Convict: “Gimme a Break” – Supreme Court: “No”
On 21 June, the Supreme Court decided the case of Rita v. United States. There were a total of four Opinions in the case, the majority Opinion by Justice Breyer, two Concurrences by Justices Stevens and Scalia, and a solitary Dissent by Justice Souter. The question was marvelously simple, and didn’t seem to justify the time and firepower devoted to it. (The ACLU did not file a brief in this case, but several of its legal and political allies did, on behalf of the criminal.)
Victor Rita bought a “gun kit” from InterOrdinance which apparently when assembled produced an operating machine gun, contrary to federal law on the selling of such guns. Contacted by agents of Alcohol, Tobacco and Firearms, Rita showed them the kit. When the agents came back, he had returned the kit and presented a different one to them. He also lied under oath to a federal grand jury about these matters.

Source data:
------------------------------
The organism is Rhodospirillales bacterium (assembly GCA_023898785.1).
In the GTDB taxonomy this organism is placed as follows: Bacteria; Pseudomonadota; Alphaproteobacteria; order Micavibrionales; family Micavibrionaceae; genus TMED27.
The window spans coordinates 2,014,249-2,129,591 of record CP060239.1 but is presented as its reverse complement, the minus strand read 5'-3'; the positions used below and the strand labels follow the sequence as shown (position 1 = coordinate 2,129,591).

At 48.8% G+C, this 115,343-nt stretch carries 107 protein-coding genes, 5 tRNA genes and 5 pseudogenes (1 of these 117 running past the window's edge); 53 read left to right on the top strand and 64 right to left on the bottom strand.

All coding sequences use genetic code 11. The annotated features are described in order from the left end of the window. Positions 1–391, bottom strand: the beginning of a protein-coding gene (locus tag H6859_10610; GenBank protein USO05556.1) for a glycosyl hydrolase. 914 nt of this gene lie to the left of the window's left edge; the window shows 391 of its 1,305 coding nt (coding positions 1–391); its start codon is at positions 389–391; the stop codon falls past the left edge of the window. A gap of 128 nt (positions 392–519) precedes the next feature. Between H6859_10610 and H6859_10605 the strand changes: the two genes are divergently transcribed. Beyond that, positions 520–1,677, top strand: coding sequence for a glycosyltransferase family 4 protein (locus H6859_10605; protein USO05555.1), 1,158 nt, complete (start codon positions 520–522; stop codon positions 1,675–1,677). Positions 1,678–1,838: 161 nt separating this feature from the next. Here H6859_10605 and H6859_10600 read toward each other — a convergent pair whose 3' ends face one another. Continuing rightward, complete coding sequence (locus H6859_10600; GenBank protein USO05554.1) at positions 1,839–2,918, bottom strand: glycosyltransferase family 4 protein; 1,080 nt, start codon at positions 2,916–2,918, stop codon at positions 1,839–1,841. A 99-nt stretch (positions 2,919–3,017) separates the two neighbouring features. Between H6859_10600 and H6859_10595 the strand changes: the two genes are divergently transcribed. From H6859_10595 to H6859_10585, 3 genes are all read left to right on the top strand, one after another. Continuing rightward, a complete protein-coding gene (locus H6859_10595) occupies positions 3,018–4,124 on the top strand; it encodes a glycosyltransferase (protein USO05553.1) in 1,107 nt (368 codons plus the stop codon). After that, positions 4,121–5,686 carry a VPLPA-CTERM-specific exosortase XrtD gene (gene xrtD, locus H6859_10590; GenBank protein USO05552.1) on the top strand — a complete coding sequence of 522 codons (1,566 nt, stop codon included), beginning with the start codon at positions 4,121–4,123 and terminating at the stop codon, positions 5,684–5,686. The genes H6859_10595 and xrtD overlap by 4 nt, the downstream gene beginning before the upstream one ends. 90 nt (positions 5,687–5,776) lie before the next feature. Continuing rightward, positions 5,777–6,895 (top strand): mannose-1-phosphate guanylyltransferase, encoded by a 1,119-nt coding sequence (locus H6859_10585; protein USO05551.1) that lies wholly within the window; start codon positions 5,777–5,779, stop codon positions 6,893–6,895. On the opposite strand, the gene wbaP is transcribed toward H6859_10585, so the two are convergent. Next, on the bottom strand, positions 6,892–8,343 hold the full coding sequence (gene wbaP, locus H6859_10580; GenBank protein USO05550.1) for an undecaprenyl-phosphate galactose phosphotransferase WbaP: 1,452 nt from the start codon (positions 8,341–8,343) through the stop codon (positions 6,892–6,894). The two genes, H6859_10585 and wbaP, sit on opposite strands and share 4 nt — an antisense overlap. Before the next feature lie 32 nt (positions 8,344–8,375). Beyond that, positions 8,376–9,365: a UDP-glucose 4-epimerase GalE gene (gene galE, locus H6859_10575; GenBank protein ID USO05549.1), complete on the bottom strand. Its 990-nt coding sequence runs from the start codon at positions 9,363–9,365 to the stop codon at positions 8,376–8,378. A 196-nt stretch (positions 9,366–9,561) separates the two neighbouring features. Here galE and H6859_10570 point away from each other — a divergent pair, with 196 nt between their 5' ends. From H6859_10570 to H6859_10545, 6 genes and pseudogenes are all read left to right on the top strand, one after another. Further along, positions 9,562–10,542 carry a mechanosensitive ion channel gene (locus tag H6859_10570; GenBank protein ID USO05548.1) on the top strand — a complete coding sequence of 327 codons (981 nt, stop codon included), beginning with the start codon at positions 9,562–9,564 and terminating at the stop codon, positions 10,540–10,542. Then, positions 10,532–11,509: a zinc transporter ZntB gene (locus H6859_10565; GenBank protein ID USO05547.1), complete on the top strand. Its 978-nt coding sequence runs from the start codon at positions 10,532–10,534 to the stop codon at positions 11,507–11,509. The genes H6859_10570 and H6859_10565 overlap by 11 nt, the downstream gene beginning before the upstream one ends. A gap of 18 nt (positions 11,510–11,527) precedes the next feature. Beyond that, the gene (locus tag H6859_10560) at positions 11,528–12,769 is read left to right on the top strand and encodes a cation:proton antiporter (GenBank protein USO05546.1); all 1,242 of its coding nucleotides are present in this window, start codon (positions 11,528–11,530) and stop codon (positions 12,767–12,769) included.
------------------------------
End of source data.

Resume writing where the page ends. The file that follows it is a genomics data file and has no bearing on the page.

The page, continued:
After conviction, the issue became sentencing. Under the federal guidelines, his offense as a first offender (he had a prior firearms conviction, too old to consider) should have been 22 to 41 months. Rita’s attorney argued for a shorter sentence because of Rita’s health problems, and because he had “served in the US Military for 25 years.” The judge gave him the minimum guideline sentence of 31 months, and refused to reduce it.
The question was whether the trial and appellate courts should presume that any sentence within the guidelines was “reasonable” unless proven otherwise. Eight of the nine Justices agreed with this point, though they advanced different reasons for reaching the conclusion. The ACLU position on this case – go easy on the criminal – garnered the vote of only one Justice.